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The Problem With Telling Me My Illnesses Are 'All in My Head'

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“It’s all in your head,” people tell me, pushing this notion that if I just “stay positive,” all of my challenges will evaporate and I’ll be happy. While I appreciate the sentiment, illnesses do not work that way, mental or physical. If it were so simple, why would I choose this? Positive attitudes are important, yes, but they are not a cure all. I can’t smile the pain away. I would be smiling incessantly if this were the case, but alas, it is not.


There are many days my primary focus is just keeping my head above water. There’s no time to recite a mantra that is supposed to help me feel better; there’s just trying to find enough oxygen among the waves to keep me alive. Not to mention, telling me my pain is “all in my head” invalidates my experiences and feelings. It is a biting, hurtful phrase to hear because for me? This is all-consuming and as real as it can get.

Additionally, yes, some of it is in my head. That does not make it any less real. Even if parts of my illnesses do indeed take place “in my head,” they’re still real. You wouldn’t tell a cancer patient, “It’s all in your body, just get over it!” The same compassion and at least an attempt at understanding should be granted to anyone who is ill.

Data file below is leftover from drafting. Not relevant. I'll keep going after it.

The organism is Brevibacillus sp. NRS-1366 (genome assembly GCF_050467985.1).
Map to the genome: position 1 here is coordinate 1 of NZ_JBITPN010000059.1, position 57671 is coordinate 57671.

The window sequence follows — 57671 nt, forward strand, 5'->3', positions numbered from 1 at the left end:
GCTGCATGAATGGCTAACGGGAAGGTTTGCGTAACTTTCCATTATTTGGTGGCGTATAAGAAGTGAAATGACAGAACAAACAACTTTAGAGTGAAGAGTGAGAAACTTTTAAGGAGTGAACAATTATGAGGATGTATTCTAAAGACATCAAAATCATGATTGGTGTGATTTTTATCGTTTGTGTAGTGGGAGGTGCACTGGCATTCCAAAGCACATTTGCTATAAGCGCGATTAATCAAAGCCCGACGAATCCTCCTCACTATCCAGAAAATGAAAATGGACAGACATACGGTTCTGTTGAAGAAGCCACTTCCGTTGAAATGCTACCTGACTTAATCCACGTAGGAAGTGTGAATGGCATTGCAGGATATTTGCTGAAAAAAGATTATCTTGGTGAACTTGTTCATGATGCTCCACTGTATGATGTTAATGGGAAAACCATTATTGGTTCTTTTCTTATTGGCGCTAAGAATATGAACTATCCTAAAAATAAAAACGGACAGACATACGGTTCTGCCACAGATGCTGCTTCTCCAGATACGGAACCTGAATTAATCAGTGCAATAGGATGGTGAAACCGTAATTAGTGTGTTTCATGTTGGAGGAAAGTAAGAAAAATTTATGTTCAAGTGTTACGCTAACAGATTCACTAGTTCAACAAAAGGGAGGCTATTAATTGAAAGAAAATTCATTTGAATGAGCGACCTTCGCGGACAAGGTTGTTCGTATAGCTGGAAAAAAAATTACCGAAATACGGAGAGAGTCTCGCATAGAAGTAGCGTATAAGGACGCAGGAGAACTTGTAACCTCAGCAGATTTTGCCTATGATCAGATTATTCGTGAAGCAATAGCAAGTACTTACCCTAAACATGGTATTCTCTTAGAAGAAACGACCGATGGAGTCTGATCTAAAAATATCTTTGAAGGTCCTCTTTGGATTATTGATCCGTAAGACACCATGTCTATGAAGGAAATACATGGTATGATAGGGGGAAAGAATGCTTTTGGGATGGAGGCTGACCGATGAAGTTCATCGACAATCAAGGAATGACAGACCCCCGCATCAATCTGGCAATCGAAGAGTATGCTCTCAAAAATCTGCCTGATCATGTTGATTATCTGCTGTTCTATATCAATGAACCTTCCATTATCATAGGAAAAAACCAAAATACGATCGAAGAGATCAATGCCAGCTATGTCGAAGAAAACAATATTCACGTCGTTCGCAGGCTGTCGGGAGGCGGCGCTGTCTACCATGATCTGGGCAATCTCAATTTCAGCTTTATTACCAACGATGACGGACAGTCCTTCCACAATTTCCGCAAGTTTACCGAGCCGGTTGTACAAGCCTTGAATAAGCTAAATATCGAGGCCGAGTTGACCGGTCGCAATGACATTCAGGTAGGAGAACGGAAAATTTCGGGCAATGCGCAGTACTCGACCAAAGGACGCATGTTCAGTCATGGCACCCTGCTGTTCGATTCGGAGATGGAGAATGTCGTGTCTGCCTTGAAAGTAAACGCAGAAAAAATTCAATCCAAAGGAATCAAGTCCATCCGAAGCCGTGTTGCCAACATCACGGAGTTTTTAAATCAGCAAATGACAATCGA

I do not expect anyone who doesn’t endure this to fully grasp it. I only ask that if you’re a part of my life, you treat my challenges like they matter. Because I would do the same for you. I get migraines frequently, but I wouldn’t belittle you for having a headache just because it’s perhaps not as severe. A headache sucks and so does a migraine.

This is not to insinuate dwelling on an issue will help either, it’s merely to express the importance of validating a person’s struggles. Not everyone will understand or even try to, and those are not the type of people anyone wants in their life, healthy or not.

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Thinkstock photo via amoklv.

Originally published: August 2, 2017
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